Usually, you start off talking about one topic and then three hours later you’re still chatting away, even though you’ve moved to a completely different topic.

You didn’t have a break in your conversation where you both said “Okay, we’ve talked about our kids long enough. Let’s talk about our jobs now.” No, you just naturally moved from topic to topic. That’s how a blog works when you write content in a way that supports itself (only doing this takes a little more planning than you would do during a conversation with a friend!).

Now think about saying goodbye to your friend after a conversation over coffee. No matter how long you talked, you probably had more to say, and you might even be thinking, “I wish I would have asked about…”

You don’t want this to happen on your blog. You want to provide your readers with all the content they need about your niche. That’s where planning and a content calendar come into play. Don’t allow your content to fall into the deep abyss of forgotten blog posts on the Internet!

Your Content Calendar

If you don’t have an editorial calendar, you need one. That’s the best way to plan out a natural flow of supportive content. This post is a really great introduction to planning your content with an editorial calendar.

Beyond scheduling effectively, though, what you really need to do is make sure each post has the opportunity to shine not only on the day it is published but by being linked to in other posts.

Think of your blog posts as vines. Your want those vines intertwining and growing as much as possible. This will create a maze of content for your readers – and believe me, it is a good thing when someone gets lost in your blog because they are finding so much value!

For example, let’s say that I run a pet food blog and I’m going to write about the best brands of dog food. As I write, I may realize that I don’t have any posts that talk about doggie dental health, but there’s a great opportunity to link to that. So I write that post. Then I realize I should also have a posts about shiny coats and foods that are dangerous to dogs. So I write those posts too.

So far, my post schedule might look like this, with the arrows indicating that a post links to another post.

best dog foods 1 As you keep brainstorming posts, though, look back at your calendar. Always try to find that connection so you can link to posts you’ve recently written. So in our example, I wouldn’t leave the “best dog foods” post hanging. I would think, what are some follow up posts that I could write about this topic? AND, even better, are there follow up posts that I can write to link to some of the other recent posts on the blog as well? Also, what content do I need to write that is not on the blog yet?

So, my post schedule might expand to look like this:

best dog foods 1 From there, I would keep expanding the ideas, and I would also edit older posts to link back to newer posts when appropriate. The key is to always make sure each post is linked back to at least 3-5 times from other posts. That way, you’re creating a chain reaction. See how I might expand even further:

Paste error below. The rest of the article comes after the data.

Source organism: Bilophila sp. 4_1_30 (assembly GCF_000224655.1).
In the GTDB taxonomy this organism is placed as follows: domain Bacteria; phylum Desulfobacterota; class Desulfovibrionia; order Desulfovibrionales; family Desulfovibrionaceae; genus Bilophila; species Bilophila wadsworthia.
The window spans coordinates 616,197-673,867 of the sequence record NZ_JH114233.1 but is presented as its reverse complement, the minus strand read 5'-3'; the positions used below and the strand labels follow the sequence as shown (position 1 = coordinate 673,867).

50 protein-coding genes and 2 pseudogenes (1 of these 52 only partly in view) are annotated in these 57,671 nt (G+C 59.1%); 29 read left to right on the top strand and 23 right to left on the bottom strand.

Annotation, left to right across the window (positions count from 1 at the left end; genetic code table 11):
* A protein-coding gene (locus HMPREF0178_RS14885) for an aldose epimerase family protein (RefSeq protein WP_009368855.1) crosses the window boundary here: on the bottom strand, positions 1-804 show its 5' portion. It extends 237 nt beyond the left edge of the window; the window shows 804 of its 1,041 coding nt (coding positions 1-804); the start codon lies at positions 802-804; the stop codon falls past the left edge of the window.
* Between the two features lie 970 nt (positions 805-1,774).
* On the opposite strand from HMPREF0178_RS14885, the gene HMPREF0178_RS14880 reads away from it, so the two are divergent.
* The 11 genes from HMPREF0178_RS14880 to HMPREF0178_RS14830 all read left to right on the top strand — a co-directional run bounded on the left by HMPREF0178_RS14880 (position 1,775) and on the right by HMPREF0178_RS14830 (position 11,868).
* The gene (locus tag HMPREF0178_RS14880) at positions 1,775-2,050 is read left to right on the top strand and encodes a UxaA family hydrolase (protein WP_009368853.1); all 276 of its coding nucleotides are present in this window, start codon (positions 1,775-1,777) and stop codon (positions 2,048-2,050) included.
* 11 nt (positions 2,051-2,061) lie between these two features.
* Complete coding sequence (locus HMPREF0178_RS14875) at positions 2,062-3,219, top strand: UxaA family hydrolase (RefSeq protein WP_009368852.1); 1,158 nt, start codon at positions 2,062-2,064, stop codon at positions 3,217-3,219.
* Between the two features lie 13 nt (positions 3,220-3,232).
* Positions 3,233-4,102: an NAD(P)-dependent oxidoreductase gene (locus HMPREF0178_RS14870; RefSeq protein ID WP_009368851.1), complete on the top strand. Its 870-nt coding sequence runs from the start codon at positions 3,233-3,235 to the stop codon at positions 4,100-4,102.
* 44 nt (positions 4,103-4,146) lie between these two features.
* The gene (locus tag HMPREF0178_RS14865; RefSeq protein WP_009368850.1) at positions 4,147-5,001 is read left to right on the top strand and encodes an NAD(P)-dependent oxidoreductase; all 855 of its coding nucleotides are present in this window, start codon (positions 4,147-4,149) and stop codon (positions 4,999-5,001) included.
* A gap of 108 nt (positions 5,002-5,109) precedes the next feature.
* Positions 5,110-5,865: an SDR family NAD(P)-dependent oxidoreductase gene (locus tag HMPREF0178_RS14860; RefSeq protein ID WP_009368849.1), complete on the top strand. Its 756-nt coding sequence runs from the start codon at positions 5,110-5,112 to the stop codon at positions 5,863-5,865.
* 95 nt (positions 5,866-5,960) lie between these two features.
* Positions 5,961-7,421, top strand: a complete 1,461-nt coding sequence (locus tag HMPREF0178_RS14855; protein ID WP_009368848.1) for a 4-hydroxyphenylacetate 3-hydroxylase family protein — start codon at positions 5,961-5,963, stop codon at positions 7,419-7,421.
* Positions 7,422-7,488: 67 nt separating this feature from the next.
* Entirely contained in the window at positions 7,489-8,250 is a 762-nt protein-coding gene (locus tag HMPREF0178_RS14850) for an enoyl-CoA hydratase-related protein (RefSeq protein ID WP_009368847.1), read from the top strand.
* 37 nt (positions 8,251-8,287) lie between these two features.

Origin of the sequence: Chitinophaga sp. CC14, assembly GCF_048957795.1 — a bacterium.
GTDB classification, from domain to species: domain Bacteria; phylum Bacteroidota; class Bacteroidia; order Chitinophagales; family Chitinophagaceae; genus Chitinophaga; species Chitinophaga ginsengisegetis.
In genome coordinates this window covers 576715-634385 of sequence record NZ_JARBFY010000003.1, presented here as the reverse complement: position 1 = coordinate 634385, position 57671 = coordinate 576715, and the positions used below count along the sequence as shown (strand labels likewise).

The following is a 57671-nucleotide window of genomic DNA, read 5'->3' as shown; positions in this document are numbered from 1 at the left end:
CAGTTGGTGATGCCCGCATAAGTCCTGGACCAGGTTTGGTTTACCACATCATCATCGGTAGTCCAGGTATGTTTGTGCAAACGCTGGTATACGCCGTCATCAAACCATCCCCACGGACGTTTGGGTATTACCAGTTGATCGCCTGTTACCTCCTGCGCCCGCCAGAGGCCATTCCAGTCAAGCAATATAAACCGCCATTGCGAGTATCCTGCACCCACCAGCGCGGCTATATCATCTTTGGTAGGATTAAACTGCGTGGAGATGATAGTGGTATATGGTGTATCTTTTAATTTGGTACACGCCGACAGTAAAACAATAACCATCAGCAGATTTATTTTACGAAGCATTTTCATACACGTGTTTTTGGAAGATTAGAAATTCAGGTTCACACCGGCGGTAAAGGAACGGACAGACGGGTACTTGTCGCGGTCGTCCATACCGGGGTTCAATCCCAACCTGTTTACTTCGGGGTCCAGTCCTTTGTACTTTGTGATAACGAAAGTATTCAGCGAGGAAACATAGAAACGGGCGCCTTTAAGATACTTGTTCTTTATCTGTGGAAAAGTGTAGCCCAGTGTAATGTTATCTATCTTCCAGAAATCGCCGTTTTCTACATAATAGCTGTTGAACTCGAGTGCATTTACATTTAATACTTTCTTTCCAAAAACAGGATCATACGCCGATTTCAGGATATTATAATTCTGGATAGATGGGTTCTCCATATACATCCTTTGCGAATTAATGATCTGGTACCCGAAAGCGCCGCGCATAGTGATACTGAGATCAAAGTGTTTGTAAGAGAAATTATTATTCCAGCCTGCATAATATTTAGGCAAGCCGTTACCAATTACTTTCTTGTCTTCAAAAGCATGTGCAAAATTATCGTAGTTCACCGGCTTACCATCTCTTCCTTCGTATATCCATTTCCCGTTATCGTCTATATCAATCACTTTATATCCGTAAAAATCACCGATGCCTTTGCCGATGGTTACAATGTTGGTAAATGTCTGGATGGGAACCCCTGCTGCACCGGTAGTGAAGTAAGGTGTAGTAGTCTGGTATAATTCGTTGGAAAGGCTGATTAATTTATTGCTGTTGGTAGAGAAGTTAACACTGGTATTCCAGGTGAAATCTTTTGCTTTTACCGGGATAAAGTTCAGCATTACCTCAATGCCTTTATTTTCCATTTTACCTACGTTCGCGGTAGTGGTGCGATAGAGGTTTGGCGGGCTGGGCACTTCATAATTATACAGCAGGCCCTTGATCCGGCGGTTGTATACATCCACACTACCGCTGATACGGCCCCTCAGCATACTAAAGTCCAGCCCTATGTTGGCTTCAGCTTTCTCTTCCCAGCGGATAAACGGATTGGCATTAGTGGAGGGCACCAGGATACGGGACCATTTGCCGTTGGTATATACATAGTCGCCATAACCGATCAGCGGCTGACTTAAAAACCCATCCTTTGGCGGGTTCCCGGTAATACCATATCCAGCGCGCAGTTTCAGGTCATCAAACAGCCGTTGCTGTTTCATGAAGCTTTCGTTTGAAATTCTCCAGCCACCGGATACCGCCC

best dog foods 1 As you can see, it starts to get a little messy, but what is important is that nothing it left “hanging” without connections to other posts. All posts include links and are linked to by others. At least, that’s what is being built. If you map out your content, you can see what holes you have to fill. In our example, I would probably what to write something that links to cat hairball control next, since nothing is linking to it.

The best bloggers out there are organizing their content this way, rather than just writing whatever they want and not tying it into their other content. For example, check out this post on Problogger:

problogger post

It starts off by saying that recently they published a post about a certain topic, and this new post would be expanding on that topic. Throughout the post, there are also other links to old evergreen content.

Here’s another example, from Rich Brooks at the Flyte New Media blog:

flyte example

See how the post starts with a reference to a previous post, to tell readers that this new post is an expansion on the same topic and you should go read the other one too?

You don’t have to be as blatant about it if you don’t want to. You can just simply link to other posts without actually saying “Hey, I wrote this other post…”

The point it, you need to link internally, and the top bloggers do so in a structured way, not just willy-nilly. Don’t leave anything hanging out there by itself. Don’t leave it up to your readers to find your best content. Help them along the way. Support your own content. That way, your posts will live on and readers won’t  be able to leave your site.

What are you doing to support your own content? Do you link internally in a structured way? Do you cover topics according to a content schedule?

Top SEO “Services” That Are Actually Spam

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lotus823-integrated You could spend a few years of your life sorting through all of the blogs, whitepapers, and videos online offering advice on search engine optimization. Yet, so many users get convinced that certain SEO strategies are worth their time and money when these companies are really just touting spam services hidden behind smoke and mirrors.